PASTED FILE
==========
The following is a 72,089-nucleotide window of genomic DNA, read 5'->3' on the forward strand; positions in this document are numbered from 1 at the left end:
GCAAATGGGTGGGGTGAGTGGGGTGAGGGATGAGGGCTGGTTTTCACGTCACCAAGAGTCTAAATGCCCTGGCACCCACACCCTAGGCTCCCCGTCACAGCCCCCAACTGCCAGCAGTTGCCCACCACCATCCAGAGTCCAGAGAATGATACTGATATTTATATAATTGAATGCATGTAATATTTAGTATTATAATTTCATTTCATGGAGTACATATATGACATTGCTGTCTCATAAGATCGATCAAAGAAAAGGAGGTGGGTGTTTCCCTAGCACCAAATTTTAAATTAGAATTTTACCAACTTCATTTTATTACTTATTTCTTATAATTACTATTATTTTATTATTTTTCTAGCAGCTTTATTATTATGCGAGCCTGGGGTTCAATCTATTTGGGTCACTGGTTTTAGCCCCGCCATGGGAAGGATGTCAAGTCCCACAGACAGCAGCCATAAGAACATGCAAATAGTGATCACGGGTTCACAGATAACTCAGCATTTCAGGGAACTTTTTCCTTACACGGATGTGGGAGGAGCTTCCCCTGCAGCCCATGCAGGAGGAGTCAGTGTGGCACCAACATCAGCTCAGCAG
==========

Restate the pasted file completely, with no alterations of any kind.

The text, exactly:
The following is a 72,089-nucleotide window of genomic DNA, read 5'->3' on the forward strand; positions in this document are numbered from 1 at the left end:
GCAAATGGGTGGGGTGAGTGGGGTGAGGGATGAGGGCTGGTTTTCACGTCACCAAGAGTCTAAATGCCCTGGCACCCACACCCTAGGCTCCCCGTCACAGCCCCCAACTGCCAGCAGTTGCCCACCACCATCCAGAGTCCAGAGAATGATACTGATATTTATATAATTGAATGCATGTAATATTTAGTATTATAATTTCATTTCATGGAGTACATATATGACATTGCTGTCTCATAAGATCGATCAAAGAAAAGGAGGTGGGTGTTTCCCTAGCACCAAATTTTAAATTAGAATTTTACCAACTTCATTTTATTACTTATTTCTTATAATTACTATTATTTTATTATTTTTCTAGCAGCTTTATTATTATGCGAGCCTGGGGTTCAATCTATTTGGGTCACTGGTTTTAGCCCCGCCATGGGAAGGATGTCAAGTCCCACAGACAGCAGCCATAAGAACATGCAAATAGTGATCACGGGTTCACAGATAACTCAGCATTTCAGGGAACTTTTTCCTTACACGGATGTGGGAGGAGCTTCCCCTGCAGCCCATGCAGGAGGAGTCAGTGTGGCACCAACATCAGCTCAGCAG